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25th May 2018 is a date that needs to be in the calendar of every business, large and small, in the UK and EU. This is when the new General Data Protection Regulations (GDPR) come into effect. After this date, companies that aren’t complying with the new regulations could be subject to significant sanctions. For a full overview of GDPR and what it might mean for you, please see our Understanding GDPR page.
The new requirements are complex, but they have one overarching goal: to improve the way that data is handled by corporations by protecting individuals. Part of this protection is adding clarity to the definitions of ‘personal data’ and ‘sensitive personal data’. As a business owner, you need to be aware of the new definitions, and what they mean to the way that you will be handling data.
Under the regulations, personal data is protected. Within personal data is a subcategory of sensitive personal data which must have further measures applied in order to comply.
According to the ICO, Personal Data is ‘any information relating to an identifiable person who can be directly or indirectly identified in particular by reference to an identifier’. Put simply, this is any information which could potentially lead to an individual being found, either physically or digitally. This could be:
However it also includes indirect identifiers such as:
The ICO defines Sensitive Personal Data as a ‘special categories of personal data’. This is the data that could not only lead to identification, but deals with data that is of a discrete nature or could potentially place the individual in a compromising situation.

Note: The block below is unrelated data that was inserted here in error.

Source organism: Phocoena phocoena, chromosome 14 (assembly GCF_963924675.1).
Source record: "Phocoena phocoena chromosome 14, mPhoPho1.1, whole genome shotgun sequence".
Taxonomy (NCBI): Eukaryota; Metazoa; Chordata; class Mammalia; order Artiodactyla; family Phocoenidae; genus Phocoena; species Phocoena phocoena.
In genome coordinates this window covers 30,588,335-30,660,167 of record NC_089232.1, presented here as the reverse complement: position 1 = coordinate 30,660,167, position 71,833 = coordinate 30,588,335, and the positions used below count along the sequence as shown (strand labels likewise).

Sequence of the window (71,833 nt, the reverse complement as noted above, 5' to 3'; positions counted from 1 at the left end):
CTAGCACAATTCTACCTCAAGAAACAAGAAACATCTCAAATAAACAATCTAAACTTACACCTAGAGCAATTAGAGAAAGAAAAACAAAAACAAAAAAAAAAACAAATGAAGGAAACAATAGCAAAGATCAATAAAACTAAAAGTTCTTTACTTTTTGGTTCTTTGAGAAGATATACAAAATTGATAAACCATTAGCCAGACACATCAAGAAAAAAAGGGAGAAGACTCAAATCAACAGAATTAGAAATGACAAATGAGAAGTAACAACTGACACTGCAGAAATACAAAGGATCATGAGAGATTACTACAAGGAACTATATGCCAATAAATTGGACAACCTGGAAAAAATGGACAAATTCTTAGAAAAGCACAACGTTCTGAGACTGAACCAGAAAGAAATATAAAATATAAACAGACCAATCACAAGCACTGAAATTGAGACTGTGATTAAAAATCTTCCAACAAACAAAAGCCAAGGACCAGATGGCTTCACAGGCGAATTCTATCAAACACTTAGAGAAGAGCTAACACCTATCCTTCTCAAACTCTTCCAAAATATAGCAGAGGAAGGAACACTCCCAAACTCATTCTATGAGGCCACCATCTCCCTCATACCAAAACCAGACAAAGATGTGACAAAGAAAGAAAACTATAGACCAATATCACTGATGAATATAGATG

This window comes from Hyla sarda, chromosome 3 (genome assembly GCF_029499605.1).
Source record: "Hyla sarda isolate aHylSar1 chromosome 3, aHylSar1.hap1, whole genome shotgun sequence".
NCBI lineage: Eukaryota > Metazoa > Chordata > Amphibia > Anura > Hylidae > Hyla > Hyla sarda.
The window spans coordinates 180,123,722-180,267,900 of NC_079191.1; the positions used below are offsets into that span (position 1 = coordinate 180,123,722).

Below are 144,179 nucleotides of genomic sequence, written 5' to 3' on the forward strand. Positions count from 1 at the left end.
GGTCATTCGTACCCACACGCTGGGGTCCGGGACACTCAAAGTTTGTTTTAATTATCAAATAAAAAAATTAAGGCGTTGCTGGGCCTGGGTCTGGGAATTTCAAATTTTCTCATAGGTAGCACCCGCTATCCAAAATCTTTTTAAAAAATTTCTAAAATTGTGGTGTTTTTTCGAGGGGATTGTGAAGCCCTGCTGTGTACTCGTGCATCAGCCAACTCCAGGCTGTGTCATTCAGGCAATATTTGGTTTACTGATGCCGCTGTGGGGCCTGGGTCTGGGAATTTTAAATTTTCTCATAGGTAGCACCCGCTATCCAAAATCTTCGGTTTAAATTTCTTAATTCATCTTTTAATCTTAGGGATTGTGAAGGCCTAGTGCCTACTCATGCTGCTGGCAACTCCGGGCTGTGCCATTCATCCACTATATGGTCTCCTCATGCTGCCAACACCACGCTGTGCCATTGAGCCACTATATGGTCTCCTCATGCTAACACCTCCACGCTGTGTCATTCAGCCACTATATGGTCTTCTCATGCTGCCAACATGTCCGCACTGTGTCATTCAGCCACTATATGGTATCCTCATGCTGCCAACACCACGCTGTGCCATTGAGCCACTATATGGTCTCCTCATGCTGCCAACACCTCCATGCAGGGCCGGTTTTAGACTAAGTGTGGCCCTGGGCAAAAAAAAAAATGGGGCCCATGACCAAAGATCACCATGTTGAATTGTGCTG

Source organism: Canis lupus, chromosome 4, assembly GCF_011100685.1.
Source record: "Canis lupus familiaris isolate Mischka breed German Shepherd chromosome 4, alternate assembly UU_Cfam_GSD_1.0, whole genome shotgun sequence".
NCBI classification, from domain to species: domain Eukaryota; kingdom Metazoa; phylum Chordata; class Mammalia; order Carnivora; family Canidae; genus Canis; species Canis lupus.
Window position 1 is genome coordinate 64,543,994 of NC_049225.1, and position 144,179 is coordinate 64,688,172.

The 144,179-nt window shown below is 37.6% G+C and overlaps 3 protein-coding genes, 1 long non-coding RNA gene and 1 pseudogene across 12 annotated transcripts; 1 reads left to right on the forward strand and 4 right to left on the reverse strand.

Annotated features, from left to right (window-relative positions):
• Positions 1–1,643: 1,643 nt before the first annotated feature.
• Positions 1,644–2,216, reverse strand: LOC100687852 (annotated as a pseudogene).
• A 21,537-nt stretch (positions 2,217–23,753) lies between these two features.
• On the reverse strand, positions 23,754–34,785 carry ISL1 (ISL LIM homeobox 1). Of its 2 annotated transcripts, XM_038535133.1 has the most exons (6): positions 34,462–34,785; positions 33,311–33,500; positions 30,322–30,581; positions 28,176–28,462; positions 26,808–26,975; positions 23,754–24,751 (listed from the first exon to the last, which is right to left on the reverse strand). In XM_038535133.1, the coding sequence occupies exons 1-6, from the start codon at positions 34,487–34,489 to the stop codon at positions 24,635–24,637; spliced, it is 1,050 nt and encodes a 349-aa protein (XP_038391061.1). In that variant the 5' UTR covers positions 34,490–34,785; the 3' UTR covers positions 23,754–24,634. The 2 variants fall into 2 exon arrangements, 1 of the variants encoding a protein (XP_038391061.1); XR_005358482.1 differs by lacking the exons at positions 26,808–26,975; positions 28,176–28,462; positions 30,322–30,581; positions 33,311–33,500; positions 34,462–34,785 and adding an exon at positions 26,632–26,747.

One you understand the nature of the data that you or your business handles, you’ll need to know your responsibilities regarding it. This depends on whether you are a controller or processor.
To determine if you’re a controller or processor, you’ll need to answer two questions:
If you’ve answered yes to these, you’re a controller. This means that you’re responsible for implementing the measures that will protect the data you’re in control of. On the other hand, a processor is a business or entity that collects or processes data on behalf of others, without control over it.
For example, a doctor’s surgery or bank would be a controller as they collect the data for their own reasons, but a payroll company or a Digital Agency such as Zinc is a processor as they are acting on behalf of another.
Once you know what your business is classified as, you’ll be able to understand your obligations and get a gap analysis. Zinc Digital cannot offer advice regarding your GDPR compliance, but we can help you implement the suggestions recommended in a third party or internal gap analysis.
To discuss your gap analysis, get in touch with us today.
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